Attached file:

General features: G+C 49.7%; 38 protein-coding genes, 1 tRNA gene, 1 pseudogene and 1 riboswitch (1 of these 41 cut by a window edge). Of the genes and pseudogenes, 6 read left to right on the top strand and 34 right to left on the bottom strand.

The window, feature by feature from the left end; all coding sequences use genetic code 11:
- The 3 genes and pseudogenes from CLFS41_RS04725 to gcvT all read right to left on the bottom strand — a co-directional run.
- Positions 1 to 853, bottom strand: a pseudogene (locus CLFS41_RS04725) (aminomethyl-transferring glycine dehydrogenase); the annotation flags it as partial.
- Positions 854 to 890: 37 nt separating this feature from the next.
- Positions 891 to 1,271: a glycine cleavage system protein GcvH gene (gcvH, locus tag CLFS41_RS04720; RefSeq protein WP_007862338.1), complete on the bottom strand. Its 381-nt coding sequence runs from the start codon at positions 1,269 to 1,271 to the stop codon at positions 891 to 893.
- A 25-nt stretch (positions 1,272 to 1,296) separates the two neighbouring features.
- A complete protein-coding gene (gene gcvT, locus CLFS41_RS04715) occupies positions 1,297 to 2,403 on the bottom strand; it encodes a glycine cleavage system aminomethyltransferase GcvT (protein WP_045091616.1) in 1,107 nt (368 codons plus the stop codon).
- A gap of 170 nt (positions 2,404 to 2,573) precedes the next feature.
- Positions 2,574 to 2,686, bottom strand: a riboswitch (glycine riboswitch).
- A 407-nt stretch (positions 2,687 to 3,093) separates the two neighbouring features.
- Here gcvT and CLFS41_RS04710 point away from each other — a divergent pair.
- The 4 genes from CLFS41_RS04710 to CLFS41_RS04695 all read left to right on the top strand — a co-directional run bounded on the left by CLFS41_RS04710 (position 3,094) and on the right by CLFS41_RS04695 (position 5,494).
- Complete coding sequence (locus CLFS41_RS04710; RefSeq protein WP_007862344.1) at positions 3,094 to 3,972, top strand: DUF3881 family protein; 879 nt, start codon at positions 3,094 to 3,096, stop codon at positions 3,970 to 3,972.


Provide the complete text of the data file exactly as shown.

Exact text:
General features: G+C 49.7%; 38 protein-coding genes, 1 tRNA gene, 1 pseudogene and 1 riboswitch (1 of these 41 cut by a window edge). Of the genes and pseudogenes, 6 read left to right on the top strand and 34 right to left on the bottom strand.

The window, feature by feature from the left end; all coding sequences use genetic code 11:
- The 3 genes and pseudogenes from CLFS41_RS04725 to gcvT all read right to left on the bottom strand — a co-directional run.
- Positions 1 to 853, bottom strand: a pseudogene (locus CLFS41_RS04725) (aminomethyl-transferring glycine dehydrogenase); the annotation flags it as partial.
- Positions 854 to 890: 37 nt separating this feature from the next.
- Positions 891 to 1,271: a glycine cleavage system protein GcvH gene (gcvH, locus tag CLFS41_RS04720; RefSeq protein WP_007862338.1), complete on the bottom strand. Its 381-nt coding sequence runs from the start codon at positions 1,269 to 1,271 to the stop codon at positions 891 to 893.
- A 25-nt stretch (positions 1,272 to 1,296) separates the two neighbouring features.
- A complete protein-coding gene (gene gcvT, locus CLFS41_RS04715) occupies positions 1,297 to 2,403 on the bottom strand; it encodes a glycine cleavage system aminomethyltransferase GcvT (protein WP_045091616.1) in 1,107 nt (368 codons plus the stop codon).
- A gap of 170 nt (positions 2,404 to 2,573) precedes the next feature.
- Positions 2,574 to 2,686, bottom strand: a riboswitch (glycine riboswitch).
- A 407-nt stretch (positions 2,687 to 3,093) separates the two neighbouring features.
- Here gcvT and CLFS41_RS04710 point away from each other — a divergent pair.
- The 4 genes from CLFS41_RS04710 to CLFS41_RS04695 all read left to right on the top strand — a co-directional run bounded on the left by CLFS41_RS04710 (position 3,094) and on the right by CLFS41_RS04695 (position 5,494).
- Complete coding sequence (locus CLFS41_RS04710; RefSeq protein WP_007862344.1) at positions 3,094 to 3,972, top strand: DUF3881 family protein; 879 nt, start codon at positions 3,094 to 3,096, stop codon at positions 3,970 to 3,972.